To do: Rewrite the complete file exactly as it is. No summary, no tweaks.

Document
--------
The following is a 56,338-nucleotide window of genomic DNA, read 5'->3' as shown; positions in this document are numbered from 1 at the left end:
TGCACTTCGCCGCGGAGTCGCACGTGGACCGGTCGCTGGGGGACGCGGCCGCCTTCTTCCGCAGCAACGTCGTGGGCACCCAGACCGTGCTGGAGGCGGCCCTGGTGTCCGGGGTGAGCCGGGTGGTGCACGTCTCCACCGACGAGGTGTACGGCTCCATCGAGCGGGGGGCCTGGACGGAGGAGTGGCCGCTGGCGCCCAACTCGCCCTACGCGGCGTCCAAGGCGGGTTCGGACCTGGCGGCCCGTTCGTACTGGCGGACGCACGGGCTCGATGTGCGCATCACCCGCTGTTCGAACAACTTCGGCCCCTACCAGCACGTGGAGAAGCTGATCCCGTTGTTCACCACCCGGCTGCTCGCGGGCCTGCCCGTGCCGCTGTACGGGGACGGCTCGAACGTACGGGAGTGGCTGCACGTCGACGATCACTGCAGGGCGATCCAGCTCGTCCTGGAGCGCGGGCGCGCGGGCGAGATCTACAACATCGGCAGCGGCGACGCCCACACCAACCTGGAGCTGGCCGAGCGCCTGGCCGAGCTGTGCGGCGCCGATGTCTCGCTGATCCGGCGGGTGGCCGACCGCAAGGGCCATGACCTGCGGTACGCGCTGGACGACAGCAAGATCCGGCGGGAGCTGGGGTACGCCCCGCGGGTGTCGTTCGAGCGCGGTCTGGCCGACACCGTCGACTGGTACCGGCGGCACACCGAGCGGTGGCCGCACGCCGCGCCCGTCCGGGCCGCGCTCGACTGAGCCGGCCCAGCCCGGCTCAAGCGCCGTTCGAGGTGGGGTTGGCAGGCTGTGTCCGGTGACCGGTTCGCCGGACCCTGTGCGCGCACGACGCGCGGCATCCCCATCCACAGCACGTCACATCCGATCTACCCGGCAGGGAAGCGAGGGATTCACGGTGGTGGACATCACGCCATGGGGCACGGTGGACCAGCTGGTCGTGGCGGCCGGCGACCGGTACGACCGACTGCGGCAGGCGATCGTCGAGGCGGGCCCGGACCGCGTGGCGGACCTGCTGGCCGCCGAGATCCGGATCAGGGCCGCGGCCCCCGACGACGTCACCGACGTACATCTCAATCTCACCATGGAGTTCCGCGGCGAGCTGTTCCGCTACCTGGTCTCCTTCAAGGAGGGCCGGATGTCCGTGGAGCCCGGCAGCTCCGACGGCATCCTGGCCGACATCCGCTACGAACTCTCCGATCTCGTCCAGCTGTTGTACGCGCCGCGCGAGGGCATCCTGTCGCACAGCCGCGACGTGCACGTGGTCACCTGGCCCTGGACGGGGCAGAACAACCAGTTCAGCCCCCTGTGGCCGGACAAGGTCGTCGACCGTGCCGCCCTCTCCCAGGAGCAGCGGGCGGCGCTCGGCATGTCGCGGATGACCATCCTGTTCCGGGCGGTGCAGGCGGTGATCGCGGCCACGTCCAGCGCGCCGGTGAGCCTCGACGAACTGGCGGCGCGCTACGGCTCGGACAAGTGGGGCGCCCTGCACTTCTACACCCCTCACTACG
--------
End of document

The following is a 56,338-nucleotide window of genomic DNA, read 5'->3' as shown; positions in this document are numbered from 1 at the left end:
TGCACTTCGCCGCGGAGTCGCACGTGGACCGGTCGCTGGGGGACGCGGCCGCCTTCTTCCGCAGCAACGTCGTGGGCACCCAGACCGTGCTGGAGGCGGCCCTGGTGTCCGGGGTGAGCCGGGTGGTGCACGTCTCCACCGACGAGGTGTACGGCTCCATCGAGCGGGGGGCCTGGACGGAGGAGTGGCCGCTGGCGCCCAACTCGCCCTACGCGGCGTCCAAGGCGGGTTCGGACCTGGCGGCCCGTTCGTACTGGCGGACGCACGGGCTCGATGTGCGCATCACCCGCTGTTCGAACAACTTCGGCCCCTACCAGCACGTGGAGAAGCTGATCCCGTTGTTCACCACCCGGCTGCTCGCGGGCCTGCCCGTGCCGCTGTACGGGGACGGCTCGAACGTACGGGAGTGGCTGCACGTCGACGATCACTGCAGGGCGATCCAGCTCGTCCTGGAGCGCGGGCGCGCGGGCGAGATCTACAACATCGGCAGCGGCGACGCCCACACCAACCTGGAGCTGGCCGAGCGCCTGGCCGAGCTGTGCGGCGCCGATGTCTCGCTGATCCGGCGGGTGGCCGACCGCAAGGGCCATGACCTGCGGTACGCGCTGGACGACAGCAAGATCCGGCGGGAGCTGGGGTACGCCCCGCGGGTGTCGTTCGAGCGCGGTCTGGCCGACACCGTCGACTGGTACCGGCGGCACACCGAGCGGTGGCCGCACGCCGCGCCCGTCCGGGCCGCGCTCGACTGAGCCGGCCCAGCCCGGCTCAAGCGCCGTTCGAGGTGGGGTTGGCAGGCTGTGTCCGGTGACCGGTTCGCCGGACCCTGTGCGCGCACGACGCGCGGCATCCCCATCCACAGCACGTCACATCCGATCTACCCGGCAGGGAAGCGAGGGATTCACGGTGGTGGACATCACGCCATGGGGCACGGTGGACCAGCTGGTCGTGGCGGCCGGCGACCGGTACGACCGACTGCGGCAGGCGATCGTCGAGGCGGGCCCGGACCGCGTGGCGGACCTGCTGGCCGCCGAGATCCGGATCAGGGCCGCGGCCCCCGACGACGTCACCGACGTACATCTCAATCTCACCATGGAGTTCCGCGGCGAGCTGTTCCGCTACCTGGTCTCCTTCAAGGAGGGCCGGATGTCCGTGGAGCCCGGCAGCTCCGACGGCATCCTGGCCGACATCCGCTACGAACTCTCCGATCTCGTCCAGCTGTTGTACGCGCCGCGCGAGGGCATCCTGTCGCACAGCCGCGACGTGCACGTGGTCACCTGGCCCTGGACGGGGCAGAACAACCAGTTCAGCCCCCTGTGGCCGGACAAGGTCGTCGACCGTGCCGCCCTCTCCCAGGAGCAGCGGGCGGCGCTCGGCATGTCGCGGATGACCATCCTGTTCCGGGCGGTGCAGGCGGTGATCGCGGCCACGTCCAGCGCGCCGGTGAGCCTCGACGAACTGGCGGCGCGCTACGGCTCGGACAAGTGGGGCGCCCTGCACTTCTACACCCCTCACTACG